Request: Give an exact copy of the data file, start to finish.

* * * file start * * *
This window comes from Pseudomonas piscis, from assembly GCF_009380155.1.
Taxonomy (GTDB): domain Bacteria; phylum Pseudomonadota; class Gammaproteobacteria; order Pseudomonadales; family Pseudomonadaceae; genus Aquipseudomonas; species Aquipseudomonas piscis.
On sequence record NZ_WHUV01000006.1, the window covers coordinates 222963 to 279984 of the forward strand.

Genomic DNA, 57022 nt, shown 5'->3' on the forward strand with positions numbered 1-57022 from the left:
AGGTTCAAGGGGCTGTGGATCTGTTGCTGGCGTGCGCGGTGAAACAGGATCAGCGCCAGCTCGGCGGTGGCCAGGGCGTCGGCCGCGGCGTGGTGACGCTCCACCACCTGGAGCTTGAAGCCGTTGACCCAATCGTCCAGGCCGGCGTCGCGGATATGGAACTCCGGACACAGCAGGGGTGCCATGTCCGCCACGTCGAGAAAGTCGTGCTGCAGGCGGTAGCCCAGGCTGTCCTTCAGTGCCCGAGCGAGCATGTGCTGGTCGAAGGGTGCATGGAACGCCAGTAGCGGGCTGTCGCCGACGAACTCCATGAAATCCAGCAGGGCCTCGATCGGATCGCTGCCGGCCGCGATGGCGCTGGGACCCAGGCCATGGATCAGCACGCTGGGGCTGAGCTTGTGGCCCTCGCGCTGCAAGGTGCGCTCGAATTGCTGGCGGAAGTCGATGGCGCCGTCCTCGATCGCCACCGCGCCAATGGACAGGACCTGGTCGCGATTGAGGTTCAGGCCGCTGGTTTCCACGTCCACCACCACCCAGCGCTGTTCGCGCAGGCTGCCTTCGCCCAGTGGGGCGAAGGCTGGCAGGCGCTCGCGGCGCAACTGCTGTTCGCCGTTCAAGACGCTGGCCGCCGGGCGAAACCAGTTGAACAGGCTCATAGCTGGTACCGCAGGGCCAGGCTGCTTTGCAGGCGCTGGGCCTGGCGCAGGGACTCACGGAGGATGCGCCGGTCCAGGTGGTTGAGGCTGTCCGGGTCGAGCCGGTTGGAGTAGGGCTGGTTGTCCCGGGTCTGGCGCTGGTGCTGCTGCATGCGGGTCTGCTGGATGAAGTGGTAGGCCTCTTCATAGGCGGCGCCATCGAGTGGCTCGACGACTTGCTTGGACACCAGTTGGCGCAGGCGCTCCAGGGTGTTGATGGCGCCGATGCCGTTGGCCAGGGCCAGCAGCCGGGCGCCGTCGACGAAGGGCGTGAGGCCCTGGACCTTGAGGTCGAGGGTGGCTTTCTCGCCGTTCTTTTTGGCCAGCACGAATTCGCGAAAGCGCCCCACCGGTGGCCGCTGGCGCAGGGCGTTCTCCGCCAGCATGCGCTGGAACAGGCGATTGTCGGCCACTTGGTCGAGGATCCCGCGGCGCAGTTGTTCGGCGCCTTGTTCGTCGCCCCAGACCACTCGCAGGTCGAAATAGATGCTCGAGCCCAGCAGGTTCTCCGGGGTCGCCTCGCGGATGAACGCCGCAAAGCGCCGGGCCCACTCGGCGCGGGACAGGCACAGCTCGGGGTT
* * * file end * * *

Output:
This window comes from Pseudomonas piscis, from assembly GCF_009380155.1.
Taxonomy (GTDB): domain Bacteria; phylum Pseudomonadota; class Gammaproteobacteria; order Pseudomonadales; family Pseudomonadaceae; genus Aquipseudomonas; species Aquipseudomonas piscis.
On sequence record NZ_WHUV01000006.1, the window covers coordinates 222963 to 279984 of the forward strand.

Genomic DNA, 57022 nt, shown 5'->3' on the forward strand with positions numbered 1-57022 from the left:
AGGTTCAAGGGGCTGTGGATCTGTTGCTGGCGTGCGCGGTGAAACAGGATCAGCGCCAGCTCGGCGGTGGCCAGGGCGTCGGCCGCGGCGTGGTGACGCTCCACCACCTGGAGCTTGAAGCCGTTGACCCAATCGTCCAGGCCGGCGTCGCGGATATGGAACTCCGGACACAGCAGGGGTGCCATGTCCGCCACGTCGAGAAAGTCGTGCTGCAGGCGGTAGCCCAGGCTGTCCTTCAGTGCCCGAGCGAGCATGTGCTGGTCGAAGGGTGCATGGAACGCCAGTAGCGGGCTGTCGCCGACGAACTCCATGAAATCCAGCAGGGCCTCGATCGGATCGCTGCCGGCCGCGATGGCGCTGGGACCCAGGCCATGGATCAGCACGCTGGGGCTGAGCTTGTGGCCCTCGCGCTGCAAGGTGCGCTCGAATTGCTGGCGGAAGTCGATGGCGCCGTCCTCGATCGCCACCGCGCCAATGGACAGGACCTGGTCGCGATTGAGGTTCAGGCCGCTGGTTTCCACGTCCACCACCACCCAGCGCTGTTCGCGCAGGCTGCCTTCGCCCAGTGGGGCGAAGGCTGGCAGGCGCTCGCGGCGCAACTGCTGTTCGCCGTTCAAGACGCTGGCCGCCGGGCGAAACCAGTTGAACAGGCTCATAGCTGGTACCGCAGGGCCAGGCTGCTTTGCAGGCGCTGGGCCTGGCGCAGGGACTCACGGAGGATGCGCCGGTCCAGGTGGTTGAGGCTGTCCGGGTCGAGCCGGTTGGAGTAGGGCTGGTTGTCCCGGGTCTGGCGCTGGTGCTGCTGCATGCGGGTCTGCTGGATGAAGTGGTAGGCCTCTTCATAGGCGGCGCCATCGAGTGGCTCGACGACTTGCTTGGACACCAGTTGGCGCAGGCGCTCCAGGGTGTTGATGGCGCCGATGCCGTTGGCCAGGGCCAGCAGCCGGGCGCCGTCGACGAAGGGCGTGAGGCCCTGGACCTTGAGGTCGAGGGTGGCTTTCTCGCCGTTCTTTTTGGCCAGCACGAATTCGCGAAAGCGCCCCACCGGTGGCCGCTGGCGCAGGGCGTTCTCCGCCAGCATGCGCTGGAACAGGCGATTGTCGGCCACTTGGTCGAGGATCCCGCGGCGCAGTTGTTCGGCGCCTTGTTCGTCGCCCCAGACCACTCGCAGGTCGAAATAGATGCTCGAGCCCAGCAGGTTCTCCGGGGTCGCCTCGCGGATGAACGCCGCAAAGCGCCGGGCCCACTCGGCGCGGGACAGGCACAGCTCGGGGTT